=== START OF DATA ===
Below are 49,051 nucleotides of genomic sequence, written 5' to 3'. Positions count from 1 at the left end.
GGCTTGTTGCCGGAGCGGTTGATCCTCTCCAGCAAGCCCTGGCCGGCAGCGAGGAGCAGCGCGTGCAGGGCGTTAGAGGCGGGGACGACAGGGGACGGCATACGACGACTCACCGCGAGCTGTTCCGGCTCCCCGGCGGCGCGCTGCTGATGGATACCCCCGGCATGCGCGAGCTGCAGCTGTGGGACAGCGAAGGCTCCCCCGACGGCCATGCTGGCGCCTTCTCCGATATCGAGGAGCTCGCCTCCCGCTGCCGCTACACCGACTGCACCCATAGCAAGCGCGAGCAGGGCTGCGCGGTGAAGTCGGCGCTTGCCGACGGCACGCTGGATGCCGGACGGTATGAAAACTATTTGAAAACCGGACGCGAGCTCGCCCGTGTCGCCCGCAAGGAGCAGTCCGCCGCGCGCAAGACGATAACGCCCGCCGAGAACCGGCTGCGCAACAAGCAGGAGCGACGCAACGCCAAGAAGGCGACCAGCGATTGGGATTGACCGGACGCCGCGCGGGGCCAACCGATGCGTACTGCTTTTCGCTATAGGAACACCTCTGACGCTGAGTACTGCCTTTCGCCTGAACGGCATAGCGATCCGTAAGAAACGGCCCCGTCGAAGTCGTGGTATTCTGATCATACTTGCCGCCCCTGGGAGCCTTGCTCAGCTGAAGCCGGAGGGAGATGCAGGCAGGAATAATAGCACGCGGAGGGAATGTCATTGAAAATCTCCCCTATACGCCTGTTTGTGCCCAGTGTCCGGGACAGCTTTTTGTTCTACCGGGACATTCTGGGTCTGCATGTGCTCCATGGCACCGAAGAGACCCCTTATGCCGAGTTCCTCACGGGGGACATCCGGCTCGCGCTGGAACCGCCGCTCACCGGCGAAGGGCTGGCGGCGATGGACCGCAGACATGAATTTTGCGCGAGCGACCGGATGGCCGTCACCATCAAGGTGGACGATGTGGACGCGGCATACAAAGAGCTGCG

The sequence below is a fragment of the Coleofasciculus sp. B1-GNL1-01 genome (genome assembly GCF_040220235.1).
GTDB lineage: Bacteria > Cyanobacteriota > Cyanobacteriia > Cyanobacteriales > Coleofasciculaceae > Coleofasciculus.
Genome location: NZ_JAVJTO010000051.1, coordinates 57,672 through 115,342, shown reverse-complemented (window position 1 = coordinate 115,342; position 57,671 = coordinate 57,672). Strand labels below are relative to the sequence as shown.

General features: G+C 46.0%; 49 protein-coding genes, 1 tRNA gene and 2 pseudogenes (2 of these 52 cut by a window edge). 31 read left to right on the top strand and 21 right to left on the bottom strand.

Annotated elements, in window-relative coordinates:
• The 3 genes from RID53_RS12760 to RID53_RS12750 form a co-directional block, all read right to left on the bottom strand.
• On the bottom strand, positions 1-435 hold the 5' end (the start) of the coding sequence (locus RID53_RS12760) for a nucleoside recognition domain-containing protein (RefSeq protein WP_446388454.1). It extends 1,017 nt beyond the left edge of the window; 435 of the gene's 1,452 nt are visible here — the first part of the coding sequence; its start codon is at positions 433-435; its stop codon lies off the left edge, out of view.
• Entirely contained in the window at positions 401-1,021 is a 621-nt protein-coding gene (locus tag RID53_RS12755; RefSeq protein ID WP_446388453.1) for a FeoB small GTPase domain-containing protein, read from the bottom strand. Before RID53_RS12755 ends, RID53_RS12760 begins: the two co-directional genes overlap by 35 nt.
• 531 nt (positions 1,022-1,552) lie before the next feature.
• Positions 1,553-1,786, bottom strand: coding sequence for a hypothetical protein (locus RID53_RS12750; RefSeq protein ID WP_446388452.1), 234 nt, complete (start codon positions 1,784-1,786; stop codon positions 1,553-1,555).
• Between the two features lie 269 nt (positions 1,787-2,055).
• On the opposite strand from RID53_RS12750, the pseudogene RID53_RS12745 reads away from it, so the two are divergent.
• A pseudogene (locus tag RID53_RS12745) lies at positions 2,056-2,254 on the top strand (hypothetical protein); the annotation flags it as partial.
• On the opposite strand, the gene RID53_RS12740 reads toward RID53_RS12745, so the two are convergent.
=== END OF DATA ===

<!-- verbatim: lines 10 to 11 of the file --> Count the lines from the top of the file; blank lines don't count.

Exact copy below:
• Entirely contained in the window at positions 401-1,021 is a 621-nt protein-coding gene (locus tag RID53_RS12755; RefSeq protein ID WP_446388453.1) for a FeoB small GTPase domain-containing protein, read from the bottom strand. Before RID53_RS12755 ends, RID53_RS12760 begins: the two co-directional genes overlap by 35 nt.
• 531 nt (positions 1,022-1,552) lie before the next feature.